ECONOMY

Hotels place 600-million-euro bet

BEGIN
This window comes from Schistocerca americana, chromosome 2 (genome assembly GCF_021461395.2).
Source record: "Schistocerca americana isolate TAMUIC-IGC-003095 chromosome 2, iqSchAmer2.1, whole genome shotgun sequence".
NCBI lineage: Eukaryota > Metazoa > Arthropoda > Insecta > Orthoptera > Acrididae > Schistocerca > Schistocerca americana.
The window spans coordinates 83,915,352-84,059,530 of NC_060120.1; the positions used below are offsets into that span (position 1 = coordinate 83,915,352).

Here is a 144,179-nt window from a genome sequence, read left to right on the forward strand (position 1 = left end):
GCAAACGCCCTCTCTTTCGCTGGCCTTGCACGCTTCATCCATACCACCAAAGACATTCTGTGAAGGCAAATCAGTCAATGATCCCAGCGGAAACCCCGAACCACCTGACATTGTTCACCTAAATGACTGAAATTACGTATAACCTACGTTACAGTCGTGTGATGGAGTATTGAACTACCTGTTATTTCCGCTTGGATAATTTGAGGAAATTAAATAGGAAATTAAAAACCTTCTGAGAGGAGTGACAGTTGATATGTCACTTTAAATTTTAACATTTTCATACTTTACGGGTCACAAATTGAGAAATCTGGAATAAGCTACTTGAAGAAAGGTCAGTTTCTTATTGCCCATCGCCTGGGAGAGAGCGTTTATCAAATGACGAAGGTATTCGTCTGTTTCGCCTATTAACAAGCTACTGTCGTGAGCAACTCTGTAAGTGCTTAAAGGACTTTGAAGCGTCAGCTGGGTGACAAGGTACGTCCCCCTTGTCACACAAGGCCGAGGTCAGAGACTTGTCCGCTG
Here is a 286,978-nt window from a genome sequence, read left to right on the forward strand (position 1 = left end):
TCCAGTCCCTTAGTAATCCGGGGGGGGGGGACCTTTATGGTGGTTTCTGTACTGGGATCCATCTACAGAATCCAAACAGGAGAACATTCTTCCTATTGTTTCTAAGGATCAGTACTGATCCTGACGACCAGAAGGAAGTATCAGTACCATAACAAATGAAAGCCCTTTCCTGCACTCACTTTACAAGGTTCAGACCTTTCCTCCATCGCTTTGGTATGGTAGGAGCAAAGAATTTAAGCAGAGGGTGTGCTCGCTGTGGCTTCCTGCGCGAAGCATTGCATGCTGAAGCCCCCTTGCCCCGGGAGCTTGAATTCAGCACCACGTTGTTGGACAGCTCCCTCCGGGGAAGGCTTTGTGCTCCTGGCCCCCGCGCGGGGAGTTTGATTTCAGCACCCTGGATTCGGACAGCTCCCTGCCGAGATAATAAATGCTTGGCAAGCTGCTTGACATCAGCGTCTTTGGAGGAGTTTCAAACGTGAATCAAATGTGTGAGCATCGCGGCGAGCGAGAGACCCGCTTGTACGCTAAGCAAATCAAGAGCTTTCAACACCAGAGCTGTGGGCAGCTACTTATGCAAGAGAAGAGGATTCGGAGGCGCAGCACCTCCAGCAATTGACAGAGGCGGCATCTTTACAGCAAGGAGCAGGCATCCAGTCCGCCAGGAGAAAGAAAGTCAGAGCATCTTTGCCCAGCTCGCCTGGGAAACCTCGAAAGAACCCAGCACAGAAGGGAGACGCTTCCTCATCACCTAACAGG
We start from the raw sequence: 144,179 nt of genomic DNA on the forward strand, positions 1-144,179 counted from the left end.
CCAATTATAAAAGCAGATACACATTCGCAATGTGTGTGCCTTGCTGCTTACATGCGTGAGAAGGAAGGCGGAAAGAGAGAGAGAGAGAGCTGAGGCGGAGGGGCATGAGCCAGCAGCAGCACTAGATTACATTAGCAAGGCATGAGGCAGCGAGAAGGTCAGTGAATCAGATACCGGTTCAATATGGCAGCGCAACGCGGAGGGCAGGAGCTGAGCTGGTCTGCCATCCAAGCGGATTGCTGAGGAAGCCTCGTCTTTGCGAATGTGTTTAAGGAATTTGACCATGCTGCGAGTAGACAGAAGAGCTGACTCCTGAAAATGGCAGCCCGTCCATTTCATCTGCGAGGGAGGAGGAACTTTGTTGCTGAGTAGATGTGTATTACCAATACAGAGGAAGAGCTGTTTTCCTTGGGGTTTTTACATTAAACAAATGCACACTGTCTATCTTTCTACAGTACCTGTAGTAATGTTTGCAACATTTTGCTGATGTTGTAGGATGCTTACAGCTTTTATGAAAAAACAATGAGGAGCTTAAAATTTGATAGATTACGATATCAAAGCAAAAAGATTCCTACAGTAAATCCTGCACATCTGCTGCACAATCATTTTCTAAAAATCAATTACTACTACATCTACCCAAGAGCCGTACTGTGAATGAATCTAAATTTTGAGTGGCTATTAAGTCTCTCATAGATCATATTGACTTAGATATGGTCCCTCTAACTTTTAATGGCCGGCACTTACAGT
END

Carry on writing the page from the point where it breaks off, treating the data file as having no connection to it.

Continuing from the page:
The news was hair-raising. Around 500 tons of asbestos, a potentially cancer-causing building material, was removed from the Athens Hilton during its recent renovation, Greek engineers revealed in June. The Hilton is not the only hotel in the Greek capital that radically broke with its past to show a shiny new face in time for the 2004 Athens Olympics. Sensing a golden business opportunity as the world’s spotlight focuses on the city, local hotel owners plunged their hands deep into their pockets to catapult their establishment’s infrastructure from an outdated state directly to the digital age. «In May, Athens’s hotel facilities will be the best in Europe,» a confident George Tsakiris, president of the Greek capital’s Athens Hotel Association (EXA), told AFP. Its members have invested more than 600 million euros (680 million dollars) to bring their hotels up to scratch, he said. Bank loans and the hotel owners’ own savings covered much of the investment. Substantial advance payments from Olympics organizers, who have booked around 80 percent of the hotels’ total capacity to host officials and journalists during the Games, also helped. But before putting their money on the line, hoteliers made sure they kept the lucrative, Olympic business pie to themselves. «Ask the current owners why no new hotels were built in Athens ahead of the Games,» said the frustrated executive of a Greek casino group which planned to put a luxurious new hotel complex close to the main Olympic venue. According to Greek Hotel Chamber figures, Athens offers visitors a paltry 30,000 hotel beds. The city has such a thin hotel capacity because the vast majority of some 12 million tourists coming to Greece every year prefers to head directly to seaside resorts rather than dwell in the chaotic, smog-ridden city. So when the government announced three years ago it would lift a 14-year ban on the construction of new units in the area, top-heavy players, including the property-rich Church of Greece, rushed to table 67 proposals for glitzy new hotel outfits. But existing hotel owners cried foul, raising fears of hotel overcapacity. When the building ban was eventually lifted, they successfully resisted a softening of building regulations that was needed to erect new hotels. «It would have been unfair competition if new players were allowed to build with emergency legislation, while we had stuck to the old rules. We just couldn’t accept that,» Tsakiris explained. «Just because the State needs extra accommodation for a 20-day period (during the Olympics), people shouldn’t be looking at ways to profit from the situation,» an EXA official went on record as saying. But fending off unwelcome new competition alone will not suffice to recoup the hoteliers’ investment. The average occupancy rate of Athens hotels hovers just above the 50 percent mark, Tsakiris said. «We need business. There must be more business,» he stressed. In order to fill their expensively revamped hotel rooms, the hotel business is hoping the Olympics will turn Athens into a hub for culture and business conference travel. In addition to hoping the 2004 Games will turn the less-than-laid-back Greek capital into a destination for high rollers, hotel owners are pressing the government to stop dragging its feet on a number of issues. The state-run Greek National Tourism Organization has been unable to stage effective promotion campaigns abroad, they complain. Hoteliers also want an increase in investment depreciation rates to ease their renovation bill. Last but not least, a revival of stalled plans to bring Greece’s hotel-rating system in line with the internationally established five-star scale is needed, they say. (AFP)